The White House said on Friday it was willing to provide more documents to Republicans probing a government loan guarantee to failed solar-panel maker Solyndra, but wants to negotiate a smaller scope than outlined in subpoenas for the information.

The U.S. House of Representatives Energy and Commerce Committee cast too wide a net in its subpoenas for White House emails and other documents related to a $535 million government loan guarantee to Solyndra, President Barack Obama's chief counsel, Kathryn Ruemmler, said in a letter to the panel.

Republicans are investigating the aid, which became a political sore point for the Obama administration after the company went bankrupt and was raided by the FBI.

Ruemmler called the scope of the subpoenas burdensome and intrusive and said they encroached on longstanding and important Executive Branch confidentiality interests, noting the Obama administration had already shared stacks of e-mails related to the loan.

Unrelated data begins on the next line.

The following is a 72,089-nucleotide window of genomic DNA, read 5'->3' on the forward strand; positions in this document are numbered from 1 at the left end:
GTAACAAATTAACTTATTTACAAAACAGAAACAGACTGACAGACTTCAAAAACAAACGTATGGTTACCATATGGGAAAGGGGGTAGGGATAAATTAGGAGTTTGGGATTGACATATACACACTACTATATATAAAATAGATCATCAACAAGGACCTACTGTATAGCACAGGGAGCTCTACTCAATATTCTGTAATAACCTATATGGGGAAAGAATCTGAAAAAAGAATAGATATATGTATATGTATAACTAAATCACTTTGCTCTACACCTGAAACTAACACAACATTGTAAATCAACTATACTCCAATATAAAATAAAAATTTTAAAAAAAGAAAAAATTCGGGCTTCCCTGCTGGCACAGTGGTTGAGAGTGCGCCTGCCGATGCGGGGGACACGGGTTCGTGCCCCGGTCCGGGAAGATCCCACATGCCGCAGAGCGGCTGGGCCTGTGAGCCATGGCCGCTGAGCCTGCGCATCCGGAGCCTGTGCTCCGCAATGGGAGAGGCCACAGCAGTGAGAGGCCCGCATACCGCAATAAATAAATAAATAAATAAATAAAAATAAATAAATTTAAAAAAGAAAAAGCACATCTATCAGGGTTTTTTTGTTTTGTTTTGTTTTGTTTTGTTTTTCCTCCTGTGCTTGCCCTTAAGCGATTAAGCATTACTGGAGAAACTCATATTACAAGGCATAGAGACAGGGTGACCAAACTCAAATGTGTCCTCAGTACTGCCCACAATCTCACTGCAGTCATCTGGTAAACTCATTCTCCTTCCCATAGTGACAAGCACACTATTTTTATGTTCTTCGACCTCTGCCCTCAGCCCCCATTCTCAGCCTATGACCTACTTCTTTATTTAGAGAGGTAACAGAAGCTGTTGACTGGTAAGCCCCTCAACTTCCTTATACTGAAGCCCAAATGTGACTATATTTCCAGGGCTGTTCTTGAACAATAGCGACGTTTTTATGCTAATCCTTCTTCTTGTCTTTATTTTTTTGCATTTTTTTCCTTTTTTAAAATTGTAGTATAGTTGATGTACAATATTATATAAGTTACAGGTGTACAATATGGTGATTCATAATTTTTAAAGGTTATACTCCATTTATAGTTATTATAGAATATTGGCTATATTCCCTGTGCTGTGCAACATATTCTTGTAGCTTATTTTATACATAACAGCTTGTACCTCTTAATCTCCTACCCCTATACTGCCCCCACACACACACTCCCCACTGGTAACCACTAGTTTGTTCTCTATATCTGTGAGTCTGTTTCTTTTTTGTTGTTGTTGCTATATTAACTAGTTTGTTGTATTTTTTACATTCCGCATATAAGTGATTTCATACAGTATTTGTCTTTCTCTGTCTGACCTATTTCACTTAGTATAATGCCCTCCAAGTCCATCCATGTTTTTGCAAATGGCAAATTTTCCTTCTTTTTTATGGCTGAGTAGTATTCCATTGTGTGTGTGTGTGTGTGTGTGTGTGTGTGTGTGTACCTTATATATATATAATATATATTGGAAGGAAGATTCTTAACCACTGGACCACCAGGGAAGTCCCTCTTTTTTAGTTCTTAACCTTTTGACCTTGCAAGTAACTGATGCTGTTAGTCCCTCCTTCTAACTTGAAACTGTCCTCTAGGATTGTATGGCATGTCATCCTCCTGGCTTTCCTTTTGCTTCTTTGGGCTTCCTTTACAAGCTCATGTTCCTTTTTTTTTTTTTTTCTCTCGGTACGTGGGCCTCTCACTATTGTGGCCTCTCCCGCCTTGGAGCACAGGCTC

None of the more than 85,000 pages of documents produced to date evidence any favoritism to political supporters or wrongdoing by the White House, Ruemmler said in a letter to the committee.

We remain willing to work with the committee to accommodate its legitimate oversight interests in a balanced manner, she said.

Rep. Fred Upton, R-Mich., chairman of the House committee, said the request for documents was reasonable and would help answer questions about the failed loan.

We are not demanding the President's blackberry messages as we are respectful of Executive Privilege. What is the West Wing trying to hide? Upton said in a statement.